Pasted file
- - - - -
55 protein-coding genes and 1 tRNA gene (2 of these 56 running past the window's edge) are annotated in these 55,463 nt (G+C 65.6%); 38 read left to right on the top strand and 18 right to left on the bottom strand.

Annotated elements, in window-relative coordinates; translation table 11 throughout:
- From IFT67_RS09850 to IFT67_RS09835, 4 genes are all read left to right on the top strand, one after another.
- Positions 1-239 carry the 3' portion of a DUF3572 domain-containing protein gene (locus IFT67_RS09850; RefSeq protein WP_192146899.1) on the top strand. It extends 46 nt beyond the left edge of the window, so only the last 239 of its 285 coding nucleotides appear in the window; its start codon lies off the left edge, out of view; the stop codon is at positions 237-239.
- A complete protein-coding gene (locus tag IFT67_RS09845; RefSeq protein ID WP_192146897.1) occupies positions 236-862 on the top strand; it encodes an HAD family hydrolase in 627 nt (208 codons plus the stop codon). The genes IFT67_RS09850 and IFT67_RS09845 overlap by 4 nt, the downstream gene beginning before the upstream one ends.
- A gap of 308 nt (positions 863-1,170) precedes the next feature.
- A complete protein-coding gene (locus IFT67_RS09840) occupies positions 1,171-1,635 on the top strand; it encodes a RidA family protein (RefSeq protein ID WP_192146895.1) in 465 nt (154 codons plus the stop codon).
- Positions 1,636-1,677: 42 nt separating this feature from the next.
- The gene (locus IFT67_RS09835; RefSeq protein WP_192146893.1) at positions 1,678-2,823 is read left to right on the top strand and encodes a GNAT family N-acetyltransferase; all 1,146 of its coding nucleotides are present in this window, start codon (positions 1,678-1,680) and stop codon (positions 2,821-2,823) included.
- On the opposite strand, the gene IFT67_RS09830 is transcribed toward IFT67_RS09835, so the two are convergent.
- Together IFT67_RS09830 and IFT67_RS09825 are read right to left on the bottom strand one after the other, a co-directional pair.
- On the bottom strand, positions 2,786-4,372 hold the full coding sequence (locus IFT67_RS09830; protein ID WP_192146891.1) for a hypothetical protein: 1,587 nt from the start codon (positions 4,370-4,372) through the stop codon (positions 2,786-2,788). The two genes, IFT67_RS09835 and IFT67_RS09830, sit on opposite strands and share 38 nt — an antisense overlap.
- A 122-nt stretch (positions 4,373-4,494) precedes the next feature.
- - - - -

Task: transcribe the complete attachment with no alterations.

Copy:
55 protein-coding genes and 1 tRNA gene (2 of these 56 running past the window's edge) are annotated in these 55,463 nt (G+C 65.6%); 38 read left to right on the top strand and 18 right to left on the bottom strand.

Annotated elements, in window-relative coordinates; translation table 11 throughout:
- From IFT67_RS09850 to IFT67_RS09835, 4 genes are all read left to right on the top strand, one after another.
- Positions 1-239 carry the 3' portion of a DUF3572 domain-containing protein gene (locus IFT67_RS09850; RefSeq protein WP_192146899.1) on the top strand. It extends 46 nt beyond the left edge of the window, so only the last 239 of its 285 coding nucleotides appear in the window; its start codon lies off the left edge, out of view; the stop codon is at positions 237-239.
- A complete protein-coding gene (locus tag IFT67_RS09845; RefSeq protein ID WP_192146897.1) occupies positions 236-862 on the top strand; it encodes an HAD family hydrolase in 627 nt (208 codons plus the stop codon). The genes IFT67_RS09850 and IFT67_RS09845 overlap by 4 nt, the downstream gene beginning before the upstream one ends.
- A gap of 308 nt (positions 863-1,170) precedes the next feature.
- A complete protein-coding gene (locus IFT67_RS09840) occupies positions 1,171-1,635 on the top strand; it encodes a RidA family protein (RefSeq protein ID WP_192146895.1) in 465 nt (154 codons plus the stop codon).
- Positions 1,636-1,677: 42 nt separating this feature from the next.
- The gene (locus IFT67_RS09835; RefSeq protein WP_192146893.1) at positions 1,678-2,823 is read left to right on the top strand and encodes a GNAT family N-acetyltransferase; all 1,146 of its coding nucleotides are present in this window, start codon (positions 1,678-1,680) and stop codon (positions 2,821-2,823) included.
- On the opposite strand, the gene IFT67_RS09830 is transcribed toward IFT67_RS09835, so the two are convergent.
- Together IFT67_RS09830 and IFT67_RS09825 are read right to left on the bottom strand one after the other, a co-directional pair.
- On the bottom strand, positions 2,786-4,372 hold the full coding sequence (locus IFT67_RS09830; protein ID WP_192146891.1) for a hypothetical protein: 1,587 nt from the start codon (positions 4,370-4,372) through the stop codon (positions 2,786-2,788). The two genes, IFT67_RS09835 and IFT67_RS09830, sit on opposite strands and share 38 nt — an antisense overlap.
- A 122-nt stretch (positions 4,373-4,494) precedes the next feature.